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Dioscorea bulbifera L. (Dioscoreaceae)
Vernacular name: man mo
Common name: aerial yam (English), potato yam (English), niga kashyu (Japanese)

  Perennial climber, stem twining to the left, climbing up to 6 m tall, usually without hairs, wings or spines; tuber solitary, globose to pyriform, usually densely covered with rough short roots, produced shallowly in the soil, swelling downwards from a rather thick attachment, replaced annually. Leaves alternate, simple, broad or long ovate-cordate, up to 32 by 32 cm, acuminate; secondary veins conspicuously ladder-like; upper surface shiny, slightly bullate between veins, bluish bloom; petiole half as long to as long as the blade, sometimes winged; auricles usually absent but when present subfoliaceous, partly embracing the stem. Bulbils numerous, usually in leaf axils but sometimes displacing male flowers at the base of flowering axes, small ones usually warty, large ones also smooth or angled, often kidney-shaped, 2 -5 cm in diameter, flattened, grey to brown; flesh ususlly pale yellow tinted with violet, when cut, oxidizing to orange, very mucilaginous. Male inflorescence pendulous, 1-4 from the axil of a bract, up to 1 m long with up to 100 flowers; flowers pinky green to white. Female inflorescence pendulous, 1-2 per leaf axil, with about 40 flowers; flowers pedicellate, tepals free. Fruit long and elliptical, 20-22 by 8-9 mm, reflexed, winged, shiny brown. Seed winged.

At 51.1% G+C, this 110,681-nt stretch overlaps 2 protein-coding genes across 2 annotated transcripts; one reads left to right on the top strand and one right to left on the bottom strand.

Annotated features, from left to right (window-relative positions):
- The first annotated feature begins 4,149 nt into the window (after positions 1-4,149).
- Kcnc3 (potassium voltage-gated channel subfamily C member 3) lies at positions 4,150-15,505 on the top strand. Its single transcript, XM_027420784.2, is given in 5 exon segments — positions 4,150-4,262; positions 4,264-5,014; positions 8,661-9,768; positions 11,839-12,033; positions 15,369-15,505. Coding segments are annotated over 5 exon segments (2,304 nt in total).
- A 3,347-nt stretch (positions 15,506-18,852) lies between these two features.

Common climber at low elevations, thrive well in areas with 1000 mm annual rainfall or higher.
  Bulbils and tubers are boiled for a long time and sometime still have to be soaked in water to remove toxic substances before they can be eaten. It is an ingredient of curry or is use for sweet. In 100 g of edible portion of tuber contain water 63-67 g, protein 1.12-1.5 g, fat 0.04 g, carbohydrates 27-33 g, fibre 0.7-0.73 g and ash 1.08-1.51 g.
  This climber can be multiplied by bulbils or tubers, grow well in fertile soils, rich in organic matter, preferably loamy, and well drained, do not tolerate waterlogging.


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